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Palestinians prepare push for UN resolution on statehood

The Arab League has agreed to submit a draft resolution calling for recognition of the state of Palestine as Palestinians gear up for a diplomatic showdown at the UN Security Council.
Palestinian President Mahmoud Abbas addresses the 69th United Nations General Assembly at United Nations Headquarters in New York September 26, 2014.  REUTERS/Mike Segar   (UNITED STATES - Tags: POLITICS) - RTR47UHT

Palestinian President Mahmoud Abbas' own people often have some unflattering words for him. He has been called a "traitor" and a “quisling,” accused of selling out Palestine in peace negotiations. While Israelis also attack him as a “diplomatic terrorist” and “Arafat in a suit,” one important Israeli sector has been praising him. The Israeli security establishment has nothing but positive words for the embattled Palestinian leader for his consistent support of security cooperation with Israel.

The public support from Israel’s security chief Yoram Cohen directly contradicts the statements of Israel’s Prime Minister Benjamin Netanyahu and provides Abbas with a strong new political weapon. Speaking in Cairo at the Arab League foreign ministers meeting Nov. 29, Abbas threatened to end security cooperation if plans for a timetable to end the occupation fail at the UN. The Palestinian leader has secured support from the Arab League for a resolution to be submitted to the UN Security Council demanding a short time frame for the end of Israel’s occupation of Palestinian lands occupied after 1967. Palestinian and Arab sources have been quiet about the exact details of the resolution. Previous public statements by Palestinian officials talked about a “firm timetable” of two or three years.

Having secured the support of the Arab League, the fight to end Israel’s occupation now moves to the UN Security Council. Jordan, the only Arab member of the council, has been asked by the Arab League to carry the Palestinian position. Dina Kawar, Jordan’s UN representative, told Al-Monitor that once the resolution is officially submitted, “There are bound to be negotiations as to which text will be agreed to.” Kawar said, “Once we decide with the Palestinians to put the draft in blue, it means it has to be voted on.” But Kawar expects that the negotiations will take some time.

Jordan’s King Abdullah is due to meet with US President Barack Obama on Dec. 5 and is expected to speak on behalf of the Palestinian cause as the linchpin to regional security. Abdullah said Nov. 29, “The Palestinian issue is the core and essence of the conflict in the Middle East.” He said the region “will continue to suffer insecurity, instability, despair and an increasing fear of the future unless just, comprehensive and viable peace is achieved between the Palestinians and the Israelis.”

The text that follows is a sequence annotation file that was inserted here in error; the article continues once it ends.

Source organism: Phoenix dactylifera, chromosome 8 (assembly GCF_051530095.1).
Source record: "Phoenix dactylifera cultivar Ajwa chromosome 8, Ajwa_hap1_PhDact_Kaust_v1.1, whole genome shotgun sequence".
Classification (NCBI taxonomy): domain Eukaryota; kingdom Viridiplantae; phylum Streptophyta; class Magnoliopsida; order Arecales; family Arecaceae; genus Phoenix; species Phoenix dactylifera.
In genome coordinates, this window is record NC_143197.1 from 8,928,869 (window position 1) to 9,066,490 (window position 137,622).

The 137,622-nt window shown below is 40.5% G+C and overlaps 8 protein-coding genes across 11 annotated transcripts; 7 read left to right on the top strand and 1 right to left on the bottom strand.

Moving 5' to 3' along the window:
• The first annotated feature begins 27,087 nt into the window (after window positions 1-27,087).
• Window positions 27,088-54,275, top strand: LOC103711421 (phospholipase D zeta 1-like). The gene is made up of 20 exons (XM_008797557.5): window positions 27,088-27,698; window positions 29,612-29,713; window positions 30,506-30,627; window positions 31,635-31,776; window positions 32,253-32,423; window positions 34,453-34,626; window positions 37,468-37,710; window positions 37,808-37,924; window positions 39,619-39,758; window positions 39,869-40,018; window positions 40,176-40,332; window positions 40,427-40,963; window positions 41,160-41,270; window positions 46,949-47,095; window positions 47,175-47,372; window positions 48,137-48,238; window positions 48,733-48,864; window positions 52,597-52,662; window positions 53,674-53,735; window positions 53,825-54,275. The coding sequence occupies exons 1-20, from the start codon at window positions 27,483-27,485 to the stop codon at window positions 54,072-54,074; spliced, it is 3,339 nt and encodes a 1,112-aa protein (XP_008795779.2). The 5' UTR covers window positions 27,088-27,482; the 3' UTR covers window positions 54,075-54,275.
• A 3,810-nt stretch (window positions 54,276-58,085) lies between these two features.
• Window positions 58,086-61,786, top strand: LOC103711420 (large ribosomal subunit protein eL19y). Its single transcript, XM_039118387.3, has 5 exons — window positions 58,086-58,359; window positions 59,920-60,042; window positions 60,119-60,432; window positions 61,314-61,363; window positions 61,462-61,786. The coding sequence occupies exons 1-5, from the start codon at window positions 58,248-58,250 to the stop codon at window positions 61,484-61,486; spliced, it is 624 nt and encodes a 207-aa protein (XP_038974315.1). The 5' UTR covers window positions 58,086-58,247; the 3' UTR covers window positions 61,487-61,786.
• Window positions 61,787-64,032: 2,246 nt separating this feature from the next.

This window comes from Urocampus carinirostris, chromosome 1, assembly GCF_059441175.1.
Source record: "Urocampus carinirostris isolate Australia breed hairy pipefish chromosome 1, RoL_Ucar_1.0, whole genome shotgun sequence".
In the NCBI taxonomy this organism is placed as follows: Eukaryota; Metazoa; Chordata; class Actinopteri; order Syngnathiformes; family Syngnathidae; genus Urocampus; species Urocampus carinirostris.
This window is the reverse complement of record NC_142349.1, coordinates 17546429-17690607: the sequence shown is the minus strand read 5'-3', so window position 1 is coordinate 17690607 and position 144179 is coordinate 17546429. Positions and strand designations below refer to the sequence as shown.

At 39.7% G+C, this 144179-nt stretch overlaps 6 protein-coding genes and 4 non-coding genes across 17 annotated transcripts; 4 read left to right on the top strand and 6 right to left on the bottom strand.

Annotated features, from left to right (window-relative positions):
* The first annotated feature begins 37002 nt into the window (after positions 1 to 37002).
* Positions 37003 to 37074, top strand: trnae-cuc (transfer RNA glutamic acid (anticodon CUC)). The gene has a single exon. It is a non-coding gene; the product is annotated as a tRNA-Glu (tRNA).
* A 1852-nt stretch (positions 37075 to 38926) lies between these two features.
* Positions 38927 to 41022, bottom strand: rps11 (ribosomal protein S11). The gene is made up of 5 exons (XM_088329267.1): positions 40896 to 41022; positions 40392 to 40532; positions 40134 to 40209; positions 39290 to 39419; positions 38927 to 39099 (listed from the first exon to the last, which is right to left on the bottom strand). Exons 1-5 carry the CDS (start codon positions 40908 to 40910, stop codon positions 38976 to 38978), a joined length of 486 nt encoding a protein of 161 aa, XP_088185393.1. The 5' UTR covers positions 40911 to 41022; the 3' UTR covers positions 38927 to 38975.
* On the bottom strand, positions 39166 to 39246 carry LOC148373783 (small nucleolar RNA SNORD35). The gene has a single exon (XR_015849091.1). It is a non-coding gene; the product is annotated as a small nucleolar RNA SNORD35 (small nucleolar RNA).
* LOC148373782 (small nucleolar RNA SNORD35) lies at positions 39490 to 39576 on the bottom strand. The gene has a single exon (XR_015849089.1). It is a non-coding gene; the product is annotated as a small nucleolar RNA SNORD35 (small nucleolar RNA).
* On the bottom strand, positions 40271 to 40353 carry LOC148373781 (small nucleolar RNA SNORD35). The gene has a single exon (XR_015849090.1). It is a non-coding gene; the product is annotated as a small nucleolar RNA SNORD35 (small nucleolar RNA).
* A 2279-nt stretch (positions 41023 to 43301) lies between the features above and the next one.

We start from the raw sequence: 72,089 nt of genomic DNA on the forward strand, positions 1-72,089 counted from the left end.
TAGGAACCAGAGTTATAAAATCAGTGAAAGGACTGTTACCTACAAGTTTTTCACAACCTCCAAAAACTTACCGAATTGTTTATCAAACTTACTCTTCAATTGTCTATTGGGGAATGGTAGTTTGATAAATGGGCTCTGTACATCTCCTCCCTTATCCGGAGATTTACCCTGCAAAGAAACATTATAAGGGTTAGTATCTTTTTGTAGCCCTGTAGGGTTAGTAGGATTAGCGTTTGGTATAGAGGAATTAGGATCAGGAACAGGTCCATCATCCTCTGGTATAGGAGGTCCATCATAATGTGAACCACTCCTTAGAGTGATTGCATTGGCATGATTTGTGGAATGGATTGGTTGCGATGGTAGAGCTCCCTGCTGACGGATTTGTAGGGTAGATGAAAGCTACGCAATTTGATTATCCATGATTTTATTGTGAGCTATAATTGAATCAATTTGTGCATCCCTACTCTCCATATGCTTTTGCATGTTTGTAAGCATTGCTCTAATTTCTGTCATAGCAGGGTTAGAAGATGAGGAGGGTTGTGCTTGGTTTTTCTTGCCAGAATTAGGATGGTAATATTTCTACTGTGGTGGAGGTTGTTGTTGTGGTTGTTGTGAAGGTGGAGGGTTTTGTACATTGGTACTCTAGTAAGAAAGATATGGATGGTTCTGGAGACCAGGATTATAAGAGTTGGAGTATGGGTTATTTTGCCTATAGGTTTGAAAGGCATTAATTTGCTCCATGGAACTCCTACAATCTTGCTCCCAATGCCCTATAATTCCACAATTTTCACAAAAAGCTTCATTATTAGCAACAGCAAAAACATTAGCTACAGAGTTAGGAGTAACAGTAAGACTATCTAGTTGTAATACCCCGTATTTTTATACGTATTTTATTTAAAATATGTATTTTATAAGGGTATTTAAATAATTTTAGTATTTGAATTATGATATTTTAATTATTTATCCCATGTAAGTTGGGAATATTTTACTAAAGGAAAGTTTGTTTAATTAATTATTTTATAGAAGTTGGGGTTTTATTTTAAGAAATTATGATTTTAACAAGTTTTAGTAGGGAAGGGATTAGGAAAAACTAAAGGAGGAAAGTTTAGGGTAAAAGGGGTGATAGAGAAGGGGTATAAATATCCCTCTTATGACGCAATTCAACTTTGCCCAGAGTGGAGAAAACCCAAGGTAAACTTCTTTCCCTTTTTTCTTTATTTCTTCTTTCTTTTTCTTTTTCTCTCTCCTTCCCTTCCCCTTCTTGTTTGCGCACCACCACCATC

Palestinian and Arab efforts to secure a UN resolution face two major hurdles: obtaining nine positive votes out of 15 and ensuring that the United States doesn’t veto. At present, Palestinian officials concede that the Americans are pressing member states not to support the resolution so as not to embarrass the United States when it likely vetoes it. Palestinian Foreign Minister Riyad Malki told the Wafa news agency that these nine votes are not assured and voiced worry that France might scuttle the effort by suggesting an alternative initiative.

The delay until December for the start of discussions over the resolution might be connected to the change in the UN Security Council's makeup due on Jan. 1. If the nine votes are not clearly secure in December, Jordan might be asked to delay sending the blue version for a vote until January 2015, when the Palestinians are sure to win nine positive votes. It is hoped that once the votes are secured, the United States might not use its veto. Israeli officials have publicly stated that they are worried that the current US-Israeli public feud might result in the United States abstaining at the UN.

As the struggle for votes intensifies, the Palestinian leadership has not been shy about what would happen if the Palestinian quest for a firm timetable to end the occupation fails. Palestinians have warned that they will appeal to all relevant UN resources, including citing the Rome Statute. But this week, Abbas has introduced a new, more lethal political weapon: security cooperation. Abbas has publicly threatened as recently as Nov. 29 to leverage this proven asset in his arsenal with the Israelis if the Security Council effort is blocked.

This is not the first time that the Palestinian leader has threatened to turn the tables on the Israeli occupiers. Palestinian journalist Khaled Abu Toameh calculated via Twitter that Abbas has threatened to throw in the keys of the occupation 58 times, while others, like Ali Abunimah, tweeted that the suspension of security coordination is nothing but an “empty threat.”

It is true that in previous circumstances, the Palestinian leader has done little to carry out these threats. The difference now, however, is the timing. The UN move comes as Israel's international isolation deepens and support grows for Palestinian statehood as the means rather than end of the peace talks. Sweden’s recognition of Palestine followed by the support of the British and Spanish parliaments and the upcoming votes in Denmark and the EU are increasing pressure on the world community to act. The effort in the Security Council also comes at a time when the United States is trying to strengthen its anti-Islamic State coalition in the Arab and Muslim world. It would be a great gift to Islamic radicals should the United States veto an internationally accepted resolution on Palestine.

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